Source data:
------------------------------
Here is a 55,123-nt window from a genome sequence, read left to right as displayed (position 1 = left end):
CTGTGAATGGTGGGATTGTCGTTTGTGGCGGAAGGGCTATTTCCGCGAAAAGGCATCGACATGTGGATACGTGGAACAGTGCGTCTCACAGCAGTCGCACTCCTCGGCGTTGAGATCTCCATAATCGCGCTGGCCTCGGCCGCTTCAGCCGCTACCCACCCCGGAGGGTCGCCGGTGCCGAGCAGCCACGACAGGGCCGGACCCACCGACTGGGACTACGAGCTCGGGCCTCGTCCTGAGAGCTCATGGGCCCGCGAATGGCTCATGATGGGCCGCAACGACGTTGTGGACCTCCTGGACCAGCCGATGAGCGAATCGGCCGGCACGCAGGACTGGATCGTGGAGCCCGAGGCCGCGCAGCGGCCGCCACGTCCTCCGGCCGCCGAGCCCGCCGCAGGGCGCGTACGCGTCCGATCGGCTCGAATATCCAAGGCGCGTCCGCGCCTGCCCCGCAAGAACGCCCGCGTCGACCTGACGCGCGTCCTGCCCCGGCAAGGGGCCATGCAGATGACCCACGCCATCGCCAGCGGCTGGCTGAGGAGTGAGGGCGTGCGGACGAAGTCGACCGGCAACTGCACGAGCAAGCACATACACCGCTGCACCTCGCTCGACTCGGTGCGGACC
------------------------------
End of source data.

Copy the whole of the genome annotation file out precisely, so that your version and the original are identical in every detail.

Here is a 55,123-nt window from a genome sequence, read left to right as displayed (position 1 = left end):
CTGTGAATGGTGGGATTGTCGTTTGTGGCGGAAGGGCTATTTCCGCGAAAAGGCATCGACATGTGGATACGTGGAACAGTGCGTCTCACAGCAGTCGCACTCCTCGGCGTTGAGATCTCCATAATCGCGCTGGCCTCGGCCGCTTCAGCCGCTACCCACCCCGGAGGGTCGCCGGTGCCGAGCAGCCACGACAGGGCCGGACCCACCGACTGGGACTACGAGCTCGGGCCTCGTCCTGAGAGCTCATGGGCCCGCGAATGGCTCATGATGGGCCGCAACGACGTTGTGGACCTCCTGGACCAGCCGATGAGCGAATCGGCCGGCACGCAGGACTGGATCGTGGAGCCCGAGGCCGCGCAGCGGCCGCCACGTCCTCCGGCCGCCGAGCCCGCCGCAGGGCGCGTACGCGTCCGATCGGCTCGAATATCCAAGGCGCGTCCGCGCCTGCCCCGCAAGAACGCCCGCGTCGACCTGACGCGCGTCCTGCCCCGGCAAGGGGCCATGCAGATGACCCACGCCATCGCCAGCGGCTGGCTGAGGAGTGAGGGCGTGCGGACGAAGTCGACCGGCAACTGCACGAGCAAGCACATACACCGCTGCACCTCGCTCGACTCGGTGCGGACC